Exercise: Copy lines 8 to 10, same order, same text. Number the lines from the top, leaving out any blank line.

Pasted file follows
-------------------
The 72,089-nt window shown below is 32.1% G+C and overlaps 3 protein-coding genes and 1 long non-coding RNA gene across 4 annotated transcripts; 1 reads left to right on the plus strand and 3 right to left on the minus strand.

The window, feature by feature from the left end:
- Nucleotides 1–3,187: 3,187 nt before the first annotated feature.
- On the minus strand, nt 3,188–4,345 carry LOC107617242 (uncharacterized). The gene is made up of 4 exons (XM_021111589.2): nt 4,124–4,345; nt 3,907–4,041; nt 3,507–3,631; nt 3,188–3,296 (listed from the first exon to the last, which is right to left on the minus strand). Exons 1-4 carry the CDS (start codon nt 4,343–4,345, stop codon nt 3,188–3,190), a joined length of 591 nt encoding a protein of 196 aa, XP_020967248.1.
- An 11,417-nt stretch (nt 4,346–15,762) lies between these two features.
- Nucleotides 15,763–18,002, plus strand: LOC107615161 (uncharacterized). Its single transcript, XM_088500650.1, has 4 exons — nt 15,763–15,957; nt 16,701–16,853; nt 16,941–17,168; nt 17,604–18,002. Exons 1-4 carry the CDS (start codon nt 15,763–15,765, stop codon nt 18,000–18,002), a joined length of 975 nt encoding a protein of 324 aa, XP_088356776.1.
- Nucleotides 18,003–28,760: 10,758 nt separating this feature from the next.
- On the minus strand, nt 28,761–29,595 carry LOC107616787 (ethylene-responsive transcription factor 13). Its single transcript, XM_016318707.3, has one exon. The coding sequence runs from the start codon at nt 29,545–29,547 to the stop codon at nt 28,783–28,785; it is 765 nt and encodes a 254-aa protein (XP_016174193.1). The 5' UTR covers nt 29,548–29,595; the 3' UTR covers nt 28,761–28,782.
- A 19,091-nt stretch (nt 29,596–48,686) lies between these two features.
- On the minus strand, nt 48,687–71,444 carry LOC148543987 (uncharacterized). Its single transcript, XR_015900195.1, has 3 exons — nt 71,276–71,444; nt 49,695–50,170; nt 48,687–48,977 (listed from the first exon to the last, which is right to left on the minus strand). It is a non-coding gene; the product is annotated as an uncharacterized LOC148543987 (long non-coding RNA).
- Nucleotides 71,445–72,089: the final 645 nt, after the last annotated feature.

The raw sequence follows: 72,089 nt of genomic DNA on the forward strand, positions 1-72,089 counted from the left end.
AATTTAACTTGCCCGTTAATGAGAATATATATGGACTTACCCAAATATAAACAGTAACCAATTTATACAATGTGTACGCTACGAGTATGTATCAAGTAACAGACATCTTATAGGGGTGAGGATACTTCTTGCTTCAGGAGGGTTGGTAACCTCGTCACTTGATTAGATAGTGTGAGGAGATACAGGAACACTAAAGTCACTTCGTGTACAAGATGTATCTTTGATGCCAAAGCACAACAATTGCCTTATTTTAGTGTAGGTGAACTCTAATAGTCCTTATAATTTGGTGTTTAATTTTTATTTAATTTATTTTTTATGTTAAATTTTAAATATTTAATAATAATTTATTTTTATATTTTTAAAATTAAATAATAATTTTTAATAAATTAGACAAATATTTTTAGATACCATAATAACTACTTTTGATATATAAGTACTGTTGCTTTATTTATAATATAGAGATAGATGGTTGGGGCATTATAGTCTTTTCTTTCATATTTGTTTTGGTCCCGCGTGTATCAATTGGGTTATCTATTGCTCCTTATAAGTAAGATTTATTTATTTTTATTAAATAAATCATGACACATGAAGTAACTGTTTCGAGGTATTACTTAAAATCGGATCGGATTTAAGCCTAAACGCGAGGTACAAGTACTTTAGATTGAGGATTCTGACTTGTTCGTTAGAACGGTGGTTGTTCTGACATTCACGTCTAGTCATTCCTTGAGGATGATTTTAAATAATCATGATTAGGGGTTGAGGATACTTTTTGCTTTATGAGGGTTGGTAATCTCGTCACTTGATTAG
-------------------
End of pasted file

- On the minus strand, nt 28,761–29,595 carry LOC107616787 (ethylene-responsive transcription factor 13). Its single transcript, XM_016318707.3, has one exon. The coding sequence runs from the start codon at nt 29,545–29,547 to the stop codon at nt 28,783–28,785; it is 765 nt and encodes a 254-aa protein (XP_016174193.1). The 5' UTR covers nt 29,548–29,595; the 3' UTR covers nt 28,761–28,782.
- A 19,091-nt stretch (nt 29,596–48,686) lies between these two features.
- On the minus strand, nt 48,687–71,444 carry LOC148543987 (uncharacterized). Its single transcript, XR_015900195.1, has 3 exons — nt 71,276–71,444; nt 49,695–50,170; nt 48,687–48,977 (listed from the first exon to the last, which is right to left on the minus strand). It is a non-coding gene; the product is annotated as an uncharacterized LOC148543987 (long non-coding RNA).